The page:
March/April 2009

Recipe for a successful Canadian Mining Games

Generosity of sponsors key to annual event

By R. Clarke

Participants from University of Alberta survey as part of a challenge.


  • 10 Teams
  • 120 Competitors
  • 23 Generous sponsoring companies
  • 21 Events
  • 3 Banquets
  • 1 Dedicated team of volunteers


  • Mix all ingredients together, stir vigorously, step back and enjoy.

An annual competition between ten Canadian universities, the Canadian Mining Games, showcase student talent in a series of 21 mining-related events. The games are held over three days during Reading Week and see 120 competitors vying for the title of Mining Games Champions.

The Canadian Mining Games began at McGill University in 1991 and take place annually as universities across Canada take turns hosting the event. This event is mining’s version of the NHL Top Prospects Game and is used by sponsors to network with future graduates and observe them interacting and competing with their peers. They offer a unique opportunity for sponsoring companies to meet 120 of the country’s most ambitious and intelligent mining engineering students at one venue, rather than having to travel to the ten individual universities represented.

I was fortunate enough to compete in the 17th annual Canadian Mining Games held in Montreal in February 2007. I had attended innumerable educational and sporting conferences, but never before had I experienced such an overwhelming sense of camaraderie and purpose. It was at this event — aided by a few beverages — that I first voiced interest in becoming involved if the event was ever held at the University of Toronto. Fulfilling the prophesy, I became the co-chair for the 19th annual Canadian Mining Games held at the University of Toronto from February 19-21, 2009.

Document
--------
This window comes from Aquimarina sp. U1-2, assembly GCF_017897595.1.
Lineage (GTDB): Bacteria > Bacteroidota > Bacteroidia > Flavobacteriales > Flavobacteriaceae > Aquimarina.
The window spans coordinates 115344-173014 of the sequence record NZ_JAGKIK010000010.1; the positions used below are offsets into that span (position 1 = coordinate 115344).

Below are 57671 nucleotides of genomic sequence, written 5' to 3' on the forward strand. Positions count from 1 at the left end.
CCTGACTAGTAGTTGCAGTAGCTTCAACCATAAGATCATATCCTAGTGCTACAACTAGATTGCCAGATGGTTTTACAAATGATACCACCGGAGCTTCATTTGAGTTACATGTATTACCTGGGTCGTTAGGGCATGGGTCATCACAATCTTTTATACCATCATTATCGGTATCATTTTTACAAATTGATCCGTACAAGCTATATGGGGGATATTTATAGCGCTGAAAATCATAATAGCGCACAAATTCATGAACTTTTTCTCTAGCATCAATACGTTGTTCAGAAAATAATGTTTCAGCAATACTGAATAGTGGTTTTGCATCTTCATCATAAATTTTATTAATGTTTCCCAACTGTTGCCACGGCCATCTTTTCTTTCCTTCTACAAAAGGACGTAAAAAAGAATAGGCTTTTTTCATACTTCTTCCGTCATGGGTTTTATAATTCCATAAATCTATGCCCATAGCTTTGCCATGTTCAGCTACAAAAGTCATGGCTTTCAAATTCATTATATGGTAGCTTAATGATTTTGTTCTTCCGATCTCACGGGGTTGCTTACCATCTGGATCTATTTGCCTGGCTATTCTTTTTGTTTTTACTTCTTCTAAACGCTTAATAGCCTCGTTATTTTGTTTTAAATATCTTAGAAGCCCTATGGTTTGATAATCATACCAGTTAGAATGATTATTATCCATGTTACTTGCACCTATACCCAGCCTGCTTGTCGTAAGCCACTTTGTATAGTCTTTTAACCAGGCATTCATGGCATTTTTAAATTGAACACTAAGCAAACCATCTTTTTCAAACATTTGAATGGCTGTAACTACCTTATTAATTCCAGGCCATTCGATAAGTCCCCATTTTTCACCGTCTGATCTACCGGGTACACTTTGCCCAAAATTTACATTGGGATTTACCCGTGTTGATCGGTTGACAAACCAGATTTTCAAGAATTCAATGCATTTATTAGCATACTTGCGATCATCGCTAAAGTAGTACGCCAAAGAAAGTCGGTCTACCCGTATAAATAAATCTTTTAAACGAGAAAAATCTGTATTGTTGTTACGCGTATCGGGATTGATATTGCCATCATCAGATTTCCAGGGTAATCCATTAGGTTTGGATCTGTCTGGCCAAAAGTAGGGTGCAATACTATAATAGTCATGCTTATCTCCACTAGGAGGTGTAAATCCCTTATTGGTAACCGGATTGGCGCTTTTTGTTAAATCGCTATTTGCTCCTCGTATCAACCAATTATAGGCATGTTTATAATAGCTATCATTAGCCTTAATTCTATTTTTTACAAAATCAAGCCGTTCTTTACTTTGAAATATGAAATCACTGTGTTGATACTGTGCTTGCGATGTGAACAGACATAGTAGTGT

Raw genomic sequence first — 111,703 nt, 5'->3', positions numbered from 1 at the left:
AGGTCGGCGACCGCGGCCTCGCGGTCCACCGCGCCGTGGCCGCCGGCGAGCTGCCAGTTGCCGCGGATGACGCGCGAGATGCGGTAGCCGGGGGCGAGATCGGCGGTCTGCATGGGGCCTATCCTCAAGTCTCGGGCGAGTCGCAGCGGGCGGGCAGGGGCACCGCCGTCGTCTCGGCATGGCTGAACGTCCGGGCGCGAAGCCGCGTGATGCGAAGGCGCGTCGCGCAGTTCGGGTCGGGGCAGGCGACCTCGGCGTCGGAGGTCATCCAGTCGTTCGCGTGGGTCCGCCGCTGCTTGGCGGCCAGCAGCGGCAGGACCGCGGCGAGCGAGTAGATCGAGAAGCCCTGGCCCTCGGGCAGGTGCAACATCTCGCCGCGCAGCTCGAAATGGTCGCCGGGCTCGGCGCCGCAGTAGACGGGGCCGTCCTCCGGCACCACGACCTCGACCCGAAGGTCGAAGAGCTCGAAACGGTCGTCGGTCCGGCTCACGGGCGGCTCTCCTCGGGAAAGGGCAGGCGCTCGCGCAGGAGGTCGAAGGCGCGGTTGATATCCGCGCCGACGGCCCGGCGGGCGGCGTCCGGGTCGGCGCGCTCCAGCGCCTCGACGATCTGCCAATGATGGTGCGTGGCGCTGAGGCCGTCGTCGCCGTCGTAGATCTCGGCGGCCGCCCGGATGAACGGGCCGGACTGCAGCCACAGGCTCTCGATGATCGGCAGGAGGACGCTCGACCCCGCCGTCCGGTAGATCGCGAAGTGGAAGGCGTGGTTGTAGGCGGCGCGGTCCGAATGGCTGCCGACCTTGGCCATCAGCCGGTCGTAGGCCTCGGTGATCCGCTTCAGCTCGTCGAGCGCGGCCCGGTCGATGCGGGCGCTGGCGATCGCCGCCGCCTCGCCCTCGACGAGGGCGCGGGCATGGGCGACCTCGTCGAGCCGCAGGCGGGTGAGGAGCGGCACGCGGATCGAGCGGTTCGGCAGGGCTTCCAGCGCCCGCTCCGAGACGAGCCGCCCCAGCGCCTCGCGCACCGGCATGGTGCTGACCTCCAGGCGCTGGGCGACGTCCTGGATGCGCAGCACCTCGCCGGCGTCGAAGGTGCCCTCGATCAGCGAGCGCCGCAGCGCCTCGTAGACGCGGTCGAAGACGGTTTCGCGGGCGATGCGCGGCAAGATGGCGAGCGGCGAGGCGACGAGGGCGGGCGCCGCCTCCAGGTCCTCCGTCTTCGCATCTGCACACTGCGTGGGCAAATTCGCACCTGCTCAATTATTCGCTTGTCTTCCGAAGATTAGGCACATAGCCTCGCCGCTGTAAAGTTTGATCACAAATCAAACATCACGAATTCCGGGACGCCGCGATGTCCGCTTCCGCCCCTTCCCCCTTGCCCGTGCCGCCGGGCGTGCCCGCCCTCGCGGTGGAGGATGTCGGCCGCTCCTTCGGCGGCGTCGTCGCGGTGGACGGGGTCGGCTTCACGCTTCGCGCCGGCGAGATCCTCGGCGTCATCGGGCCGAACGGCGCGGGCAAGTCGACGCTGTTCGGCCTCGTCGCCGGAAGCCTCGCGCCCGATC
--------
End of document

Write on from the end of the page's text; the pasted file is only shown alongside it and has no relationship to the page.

One part perseverance, two parts pride

The Canadian Mining Games are the highlight of every future mining engineer’s calendar. They serve as a welcome opportunity to relax after midterm exams and reconnect with old acquaintances from previous work terms or mining games. They also reignite the long-standing rivalry between east and west for Mining Games superiority. The eastern schools — Dalhousie University, Université Laval, École Polytechnique, McGill University, Queen’s University, University of Toronto and Laurentian University — have traditionally won the majority of the competitions based on strong, historical education systems. However, this dominance ended in 2007 when the University of Alberta won its first of two consecutive Canadian Mining Games. The other two western teams — University of British Columbia and University of Saskatchewan — are also emerging as serious championship contenders.

Preparations for the Canadian Mining Games take months, with organization typically beginning in summer and universities picking their teams in September or early October. Long before the scheduled dates of the games, teams begin competing in the Stock Market Challenge, which usually runs for two months prior to the opening banquet. For the Games’ opening banquet, held in Hart House on the University of Toronto’s St. George Campus, teams arrived decked out in their university colours, eager to begin the competition. The banquet was sponsored exclusively by BHP Billiton Iron Ore and included a presentation by Simon Fleury, superintendent Area C, regarding the company’s Australian operations. BHP Billiton Iron Ore also provided the topic for, and judged, the oral presentation event. This year’s topic addressed how companies persevere through economic cycles.

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